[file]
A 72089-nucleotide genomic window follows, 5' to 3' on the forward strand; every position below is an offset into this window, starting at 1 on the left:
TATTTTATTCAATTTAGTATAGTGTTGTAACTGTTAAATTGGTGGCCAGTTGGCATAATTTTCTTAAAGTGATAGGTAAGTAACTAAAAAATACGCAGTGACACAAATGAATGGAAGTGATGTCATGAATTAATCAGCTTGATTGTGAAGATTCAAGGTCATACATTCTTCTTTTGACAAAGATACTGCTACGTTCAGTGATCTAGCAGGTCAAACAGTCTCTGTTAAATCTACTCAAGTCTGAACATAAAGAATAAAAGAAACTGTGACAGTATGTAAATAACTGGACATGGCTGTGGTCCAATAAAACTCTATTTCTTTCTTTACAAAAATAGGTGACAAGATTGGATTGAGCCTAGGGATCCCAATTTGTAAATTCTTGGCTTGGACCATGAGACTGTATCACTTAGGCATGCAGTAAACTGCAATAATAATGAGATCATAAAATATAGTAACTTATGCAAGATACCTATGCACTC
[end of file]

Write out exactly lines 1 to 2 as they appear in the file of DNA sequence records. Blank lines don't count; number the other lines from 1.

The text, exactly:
A 72089-nucleotide genomic window follows, 5' to 3' on the forward strand; every position below is an offset into this window, starting at 1 on the left:
TATTTTATTCAATTTAGTATAGTGTTGTAACTGTTAAATTGGTGGCCAGTTGGCATAATTTTCTTAAAGTGATAGGTAAGTAACTAAAAAATACGCAGTGACACAAATGAATGGAAGTGATGTCATGAATTAATCAGCTTGATTGTGAAGATTCAAGGTCATACATTCTTCTTTTGACAAAGATACTGCTACGTTCAGTGATCTAGCAGGTCAAACAGTCTCTGTTAAATCTACTCAAGTCTGAACATAAAGAATAAAAGAAACTGTGACAGTATGTAAATAACTGGACATGGCTGTGGTCCAATAAAACTCTATTTCTTTCTTTACAAAAATAGGTGACAAGATTGGATTGAGCCTAGGGATCCCAATTTGTAAATTCTTGGCTTGGACCATGAGACTGTATCACTTAGGCATGCAGTAAACTGCAATAATAATGAGATCATAAAATATAGTAACTTATGCAAGATACCTATGCACTC